"a fish, a barrel, and a smoking gun"
for 20 February 2001. Updated every WEEKDAY.

Fast, Cheap, and Mission-Controlled


Jean Splicing
Levi's history writ hip packages the past in "featured decades." Summations such as that for the 1930s - "this was a big decade for new stuff" - might lead one to believe that the folks at levi.com weren't working too hard on this section.
Five years ago today in Suck.

The second Bush administration, staffed at the top with some old hands from the Ford era, is suddenly demonstrating a willingness to really listen to Eisenhower. And it's one of the most interesting new developments in American government in a long time.

Back in November, just before the election, Johns Hopkins professor Eliot Cohen undertook a comparison between the national defense establishment during the late stages of the Cold War, "with the Soviet Union still standing and the Gulf War soon to begin," and the contemporary U.S. armed forces. Troops in the old military, Cohen wrote in the Nov./Dec. issue of Foreign Affairs, "drove M-1 tanks, flew F-15 and F-16 fighters and F-117 bombers, and sailed Nimitz-Class carriers." Ten years later, in a markedly different environment of global threats and critical tasks, troops in last year's military "drove M-1 tanks, flew F-15 and F-16 fighters and F-117 bombers, and sailed Nimitz-Class carriers." It's easier to write about this stuff when you can just keep cutting and pasting the sentences from your first paragraph.

True, the services are moving forward. The Army, for example, is in the late stages of the development of a new 155-mm. self-propelled Howitzer that could positively crush a heavy Soviet attack on Western Europe; live-fire testing began in February of last year, so the Crusader is scheduled to enter service as soon as 2008. (And it's perfect for peacekeeping!)

We are, of course, used to this sort of thing, and then some. So much so that, way back there in November, any kind of real change was barely imaginable. Sure, Cohen allowed, George W. Bush has promised a radical military course correction, a "revolution" that would "skip a generation of technology," but what are the odds he'd ever really get away with trying that?

"The next U.S. president — whether Bush or Gore — will get the chance to change all of this," he wrote. "But they are unlikely to do so, since inertia overwhelms the impulse to change at the Pentagon... The services cling to established ways of war, and to combinations of technology, organization, and personnel systems that have come to acquire value in and of themselves — even if they are no longer entirely functional."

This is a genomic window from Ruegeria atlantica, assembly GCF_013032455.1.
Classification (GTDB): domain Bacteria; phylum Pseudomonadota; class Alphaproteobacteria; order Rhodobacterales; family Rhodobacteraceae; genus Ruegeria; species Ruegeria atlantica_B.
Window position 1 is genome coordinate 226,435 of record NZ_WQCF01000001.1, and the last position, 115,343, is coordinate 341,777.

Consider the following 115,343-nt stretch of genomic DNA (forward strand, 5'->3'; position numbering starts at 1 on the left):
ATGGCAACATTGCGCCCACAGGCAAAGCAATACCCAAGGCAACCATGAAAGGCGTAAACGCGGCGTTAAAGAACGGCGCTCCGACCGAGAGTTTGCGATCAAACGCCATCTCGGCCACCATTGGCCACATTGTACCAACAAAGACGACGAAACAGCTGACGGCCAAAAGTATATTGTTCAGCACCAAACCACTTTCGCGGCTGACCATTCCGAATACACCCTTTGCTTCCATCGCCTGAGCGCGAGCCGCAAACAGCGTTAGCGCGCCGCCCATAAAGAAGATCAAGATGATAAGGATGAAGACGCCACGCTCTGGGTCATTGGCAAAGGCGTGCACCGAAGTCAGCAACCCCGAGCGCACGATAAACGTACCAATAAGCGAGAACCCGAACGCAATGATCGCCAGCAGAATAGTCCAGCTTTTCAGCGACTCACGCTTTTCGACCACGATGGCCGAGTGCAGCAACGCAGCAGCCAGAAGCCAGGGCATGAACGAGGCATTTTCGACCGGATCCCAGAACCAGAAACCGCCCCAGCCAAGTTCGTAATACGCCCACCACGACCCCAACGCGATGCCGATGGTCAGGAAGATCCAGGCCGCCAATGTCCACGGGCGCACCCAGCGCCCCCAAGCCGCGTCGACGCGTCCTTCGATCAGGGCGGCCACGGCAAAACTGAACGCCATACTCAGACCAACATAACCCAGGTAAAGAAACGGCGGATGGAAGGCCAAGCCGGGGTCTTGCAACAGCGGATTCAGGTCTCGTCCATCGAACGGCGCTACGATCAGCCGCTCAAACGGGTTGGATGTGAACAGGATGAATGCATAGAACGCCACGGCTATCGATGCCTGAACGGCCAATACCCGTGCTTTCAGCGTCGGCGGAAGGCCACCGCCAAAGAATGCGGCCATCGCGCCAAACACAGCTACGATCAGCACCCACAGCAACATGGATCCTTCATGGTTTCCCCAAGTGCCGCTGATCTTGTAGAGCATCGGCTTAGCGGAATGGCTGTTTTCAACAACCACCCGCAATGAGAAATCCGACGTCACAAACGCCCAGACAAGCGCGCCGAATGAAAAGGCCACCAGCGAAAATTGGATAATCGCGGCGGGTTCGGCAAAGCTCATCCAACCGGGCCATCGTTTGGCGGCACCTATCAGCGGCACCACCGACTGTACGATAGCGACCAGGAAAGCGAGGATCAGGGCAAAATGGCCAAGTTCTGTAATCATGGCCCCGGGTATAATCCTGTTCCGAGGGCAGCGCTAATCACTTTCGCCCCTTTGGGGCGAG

Throw in a defense industry rich in lobbyists and made up of companies "that make their money not by coming up with new products, but by churning out old ones," and a sense of "doctrinal and intellectual stagnation" that hangs like a fog over the whole mess, and you've got a complete picture of an institution immune to human agency, locked solidly on a permanent course to wherever.

All of which suggests that Eliot Cohen is having a really good time with the morning newspaper, these days.

What's shocking here isn't that Bush and Co. have come up with some radical new idea; the military has been talking to itself about a "revolution in military affairs" for quite some time. What's shocking is the hugely unprecedented notion of at least attempting to take action on our knowledge of the changing world. To be fair, the uniformed leaders who run the military can claim a paper trail pointing to some fresh and dramatic efforts at joining the calendar year that the rest of us are currently living in. As we've previously derided, a whole mess of newspaper stories have lately been documenting an internally planned military transformation from a "Cold War behemoth" to a "New World dynamo." Except that, Matlock moment here, the defense has made the prosecution's case: Somehow these folks have failed to notice that "we've begun to think about how our forces should look in the post-Cold War environment" is not, in 2001, an especially strong argument for leaving them to think for themselves.

And there's precisely no argument at all to be made for leaving Congress to think for itself. The Atlanta Journal-Constitution, for example, noted in a Feb. 10 story that many legislators considering the Bush refusal to immediately pump more money down the Pentagon's gaping cakehole were deeply concerned about the, ahem, strategic type, uh... well, you know, our standing in the world, things like that. And so Rep. Saxby Chambliss, a Georgia Republican, indicated that he would soon be speaking with the president about all of these important... global... strategic things, about which he was terribly concerned. Examples? Chambliss is concerned about the fate of the highly strategic Robbins Air Force Base — which happens to be in Georgia — and the global strategic significance of F-22 and C-130 military aircraft, which just happen to be manufactured in Marietta. Uh, Marietta Georgia.

"I agree we need a long term strategic plan for our military," Chambliss generously conceded. "By the same token, we can't afford to let our current weapons system slip to too great a degree." Ten dollars to Saxby Chambliss if he can publicly name a strategically critical weapons system that isn't made in Georgia.

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MOD SQUAD: Gamers are doin' it for themselves, featuring
  • Suck founder Carl Steadman on the rebirth of 2-D gaming;
  • Justin Hall on the most successful online mod, and others

    Also: Steven Johnson on game storytelling and ONI, and an exclusive interview with Deus Ex creator Warren Spector

    Next: Hack, Marshall, and big, giant Nukes!

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